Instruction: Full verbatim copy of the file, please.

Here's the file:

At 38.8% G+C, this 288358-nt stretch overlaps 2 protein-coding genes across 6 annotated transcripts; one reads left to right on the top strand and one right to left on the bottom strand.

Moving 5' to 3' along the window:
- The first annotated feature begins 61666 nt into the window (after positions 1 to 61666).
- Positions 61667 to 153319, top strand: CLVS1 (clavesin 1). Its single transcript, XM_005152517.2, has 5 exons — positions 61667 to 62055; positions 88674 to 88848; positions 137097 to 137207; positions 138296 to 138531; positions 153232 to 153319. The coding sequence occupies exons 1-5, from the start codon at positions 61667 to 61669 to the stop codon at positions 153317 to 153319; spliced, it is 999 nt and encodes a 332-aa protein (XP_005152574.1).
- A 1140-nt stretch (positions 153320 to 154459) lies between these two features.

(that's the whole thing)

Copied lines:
At 38.8% G+C, this 288358-nt stretch overlaps 2 protein-coding genes across 6 annotated transcripts; one reads left to right on the top strand and one right to left on the bottom strand.

Moving 5' to 3' along the window:
- The first annotated feature begins 61666 nt into the window (after positions 1 to 61666).
- Positions 61667 to 153319, top strand: CLVS1 (clavesin 1). Its single transcript, XM_005152517.2, has 5 exons — positions 61667 to 62055; positions 88674 to 88848; positions 137097 to 137207; positions 138296 to 138531; positions 153232 to 153319. The coding sequence occupies exons 1-5, from the start codon at positions 61667 to 61669 to the stop codon at positions 153317 to 153319; spliced, it is 999 nt and encodes a 332-aa protein (XP_005152574.1).
- A 1140-nt stretch (positions 153320 to 154459) lies between these two features.